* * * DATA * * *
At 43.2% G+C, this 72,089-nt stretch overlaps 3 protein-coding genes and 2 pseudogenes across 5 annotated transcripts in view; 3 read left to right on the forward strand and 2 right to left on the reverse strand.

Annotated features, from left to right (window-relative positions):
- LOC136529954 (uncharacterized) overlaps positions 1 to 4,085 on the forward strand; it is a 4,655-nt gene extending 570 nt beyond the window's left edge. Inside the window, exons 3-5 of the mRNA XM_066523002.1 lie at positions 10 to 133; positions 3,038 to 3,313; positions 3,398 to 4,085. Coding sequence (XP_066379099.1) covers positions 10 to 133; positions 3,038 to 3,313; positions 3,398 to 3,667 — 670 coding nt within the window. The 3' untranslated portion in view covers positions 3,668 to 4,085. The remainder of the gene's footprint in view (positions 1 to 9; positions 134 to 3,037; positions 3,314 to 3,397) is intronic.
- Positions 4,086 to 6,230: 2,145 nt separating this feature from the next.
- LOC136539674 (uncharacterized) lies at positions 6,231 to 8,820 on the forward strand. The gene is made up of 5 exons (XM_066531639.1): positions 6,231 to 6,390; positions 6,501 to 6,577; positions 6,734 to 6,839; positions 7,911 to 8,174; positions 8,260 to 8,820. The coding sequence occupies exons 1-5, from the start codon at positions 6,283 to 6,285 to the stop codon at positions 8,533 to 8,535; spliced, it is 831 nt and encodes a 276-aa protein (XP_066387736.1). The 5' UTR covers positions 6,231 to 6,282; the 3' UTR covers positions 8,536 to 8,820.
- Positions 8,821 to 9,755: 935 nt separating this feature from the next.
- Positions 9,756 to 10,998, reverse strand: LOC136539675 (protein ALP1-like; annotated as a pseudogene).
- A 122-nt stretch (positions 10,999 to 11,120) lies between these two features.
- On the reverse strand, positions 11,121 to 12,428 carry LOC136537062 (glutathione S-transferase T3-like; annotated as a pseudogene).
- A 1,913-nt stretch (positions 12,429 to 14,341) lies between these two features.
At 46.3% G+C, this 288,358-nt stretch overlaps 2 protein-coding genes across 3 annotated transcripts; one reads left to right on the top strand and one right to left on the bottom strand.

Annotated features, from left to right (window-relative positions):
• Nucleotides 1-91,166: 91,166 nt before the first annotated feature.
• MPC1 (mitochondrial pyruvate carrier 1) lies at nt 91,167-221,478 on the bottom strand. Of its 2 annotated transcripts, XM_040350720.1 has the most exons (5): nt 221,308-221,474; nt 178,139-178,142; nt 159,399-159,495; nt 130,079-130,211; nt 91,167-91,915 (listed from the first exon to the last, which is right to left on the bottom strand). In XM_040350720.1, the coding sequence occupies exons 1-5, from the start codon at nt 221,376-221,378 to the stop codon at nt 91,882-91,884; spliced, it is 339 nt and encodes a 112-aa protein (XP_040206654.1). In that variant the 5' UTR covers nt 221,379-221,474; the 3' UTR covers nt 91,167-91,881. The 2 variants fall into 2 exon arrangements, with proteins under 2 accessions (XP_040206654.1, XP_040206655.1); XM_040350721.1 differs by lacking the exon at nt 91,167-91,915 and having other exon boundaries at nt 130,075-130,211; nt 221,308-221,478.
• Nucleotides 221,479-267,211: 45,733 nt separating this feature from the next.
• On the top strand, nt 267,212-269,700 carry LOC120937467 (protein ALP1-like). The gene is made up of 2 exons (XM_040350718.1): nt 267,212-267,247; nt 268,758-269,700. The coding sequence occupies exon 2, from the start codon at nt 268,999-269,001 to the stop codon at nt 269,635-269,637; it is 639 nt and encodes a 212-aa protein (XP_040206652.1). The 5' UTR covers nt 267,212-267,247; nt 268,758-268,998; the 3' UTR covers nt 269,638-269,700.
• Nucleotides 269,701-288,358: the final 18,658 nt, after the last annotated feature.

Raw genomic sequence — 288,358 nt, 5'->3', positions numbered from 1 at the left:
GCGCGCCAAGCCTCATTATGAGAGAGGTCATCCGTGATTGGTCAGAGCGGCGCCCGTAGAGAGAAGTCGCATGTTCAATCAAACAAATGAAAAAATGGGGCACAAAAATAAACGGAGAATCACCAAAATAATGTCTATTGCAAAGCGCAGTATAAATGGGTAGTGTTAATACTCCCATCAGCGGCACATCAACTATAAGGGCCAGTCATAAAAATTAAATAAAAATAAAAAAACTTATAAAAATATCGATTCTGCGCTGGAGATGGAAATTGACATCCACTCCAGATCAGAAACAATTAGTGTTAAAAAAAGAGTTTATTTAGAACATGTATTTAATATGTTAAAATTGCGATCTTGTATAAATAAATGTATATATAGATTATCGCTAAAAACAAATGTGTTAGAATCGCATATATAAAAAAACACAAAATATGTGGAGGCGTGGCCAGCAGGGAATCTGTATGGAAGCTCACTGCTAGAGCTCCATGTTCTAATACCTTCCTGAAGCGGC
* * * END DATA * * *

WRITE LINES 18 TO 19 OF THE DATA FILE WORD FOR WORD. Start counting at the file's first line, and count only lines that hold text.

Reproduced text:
Raw genomic sequence — 288,358 nt, 5'->3', positions numbered from 1 at the left:
GCGCGCCAAGCCTCATTATGAGAGAGGTCATCCGTGATTGGTCAGAGCGGCGCCCGTAGAGAGAAGTCGCATGTTCAATCAAACAAATGAAAAAATGGGGCACAAAAATAAACGGAGAATCACCAAAATAATGTCTATTGCAAAGCGCAGTATAAATGGGTAGTGTTAATACTCCCATCAGCGGCACATCAACTATAAGGGCCAGTCATAAAAATTAAATAAAAATAAAAAAACTTATAAAAATATCGATTCTGCGCTGGAGATGGAAATTGACATCCACTCCAGATCAGAAACAATTAGTGTTAAAAAAAGAGTTTATTTAGAACATGTATTTAATATGTTAAAATTGCGATCTTGTATAAATAAATGTATATATAGATTATCGCTAAAAACAAATGTGTTAGAATCGCATATATAAAAAAACACAAAATATGTGGAGGCGTGGCCAGCAGGGAATCTGTATGGAAGCTCACTGCTAGAGCTCCATGTTCTAATACCTTCCTGAAGCGGC